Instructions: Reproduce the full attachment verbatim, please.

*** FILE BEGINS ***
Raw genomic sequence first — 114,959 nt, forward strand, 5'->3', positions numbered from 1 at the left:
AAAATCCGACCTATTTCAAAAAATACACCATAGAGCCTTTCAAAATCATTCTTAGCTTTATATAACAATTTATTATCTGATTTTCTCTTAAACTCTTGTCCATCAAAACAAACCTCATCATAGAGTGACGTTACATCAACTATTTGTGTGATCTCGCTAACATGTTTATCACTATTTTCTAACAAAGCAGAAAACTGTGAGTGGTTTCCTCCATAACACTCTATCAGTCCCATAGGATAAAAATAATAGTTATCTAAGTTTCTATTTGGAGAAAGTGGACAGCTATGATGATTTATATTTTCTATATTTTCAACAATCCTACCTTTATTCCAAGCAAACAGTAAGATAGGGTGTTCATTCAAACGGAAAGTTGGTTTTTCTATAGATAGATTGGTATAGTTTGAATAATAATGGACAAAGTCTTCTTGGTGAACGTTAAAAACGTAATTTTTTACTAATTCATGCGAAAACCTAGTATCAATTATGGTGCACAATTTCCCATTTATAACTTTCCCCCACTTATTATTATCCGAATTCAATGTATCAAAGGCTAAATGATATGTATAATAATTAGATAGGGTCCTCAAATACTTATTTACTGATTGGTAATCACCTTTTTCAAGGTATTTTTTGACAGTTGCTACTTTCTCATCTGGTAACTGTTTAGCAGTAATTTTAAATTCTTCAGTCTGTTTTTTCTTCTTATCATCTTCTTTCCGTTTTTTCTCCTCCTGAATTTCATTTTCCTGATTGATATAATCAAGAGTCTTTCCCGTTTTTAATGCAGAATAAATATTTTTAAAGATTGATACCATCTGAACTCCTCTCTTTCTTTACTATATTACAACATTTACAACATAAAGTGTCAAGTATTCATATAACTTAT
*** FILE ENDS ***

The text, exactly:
Raw genomic sequence first — 114,959 nt, forward strand, 5'->3', positions numbered from 1 at the left:
AAAATCCGACCTATTTCAAAAAATACACCATAGAGCCTTTCAAAATCATTCTTAGCTTTATATAACAATTTATTATCTGATTTTCTCTTAAACTCTTGTCCATCAAAACAAACCTCATCATAGAGTGACGTTACATCAACTATTTGTGTGATCTCGCTAACATGTTTATCACTATTTTCTAACAAAGCAGAAAACTGTGAGTGGTTTCCTCCATAACACTCTATCAGTCCCATAGGATAAAAATAATAGTTATCTAAGTTTCTATTTGGAGAAAGTGGACAGCTATGATGATTTATATTTTCTATATTTTCAACAATCCTACCTTTATTCCAAGCAAACAGTAAGATAGGGTGTTCATTCAAACGGAAAGTTGGTTTTTCTATAGATAGATTGGTATAGTTTGAATAATAATGGACAAAGTCTTCTTGGTGAACGTTAAAAACGTAATTTTTTACTAATTCATGCGAAAACCTAGTATCAATTATGGTGCACAATTTCCCATTTATAACTTTCCCCCACTTATTATTATCCGAATTCAATGTATCAAAGGCTAAATGATATGTATAATAATTAGATAGGGTCCTCAAATACTTATTTACTGATTGGTAATCACCTTTTTCAAGGTATTTTTTGACAGTTGCTACTTTCTCATCTGGTAACTGTTTAGCAGTAATTTTAAATTCTTCAGTCTGTTTTTTCTTCTTATCATCTTCTTTCCGTTTTTTCTCCTCCTGAATTTCATTTTCCTGATTGATATAATCAAGAGTCTTTCCCGTTTTTAATGCAGAATAAATATTTTTAAAGATTGATACCATCTGAACTCCTCTCTTTCTTTACTATATTACAACATTTACAACATAAAGTGTCAAGTATTCATATAACTTAT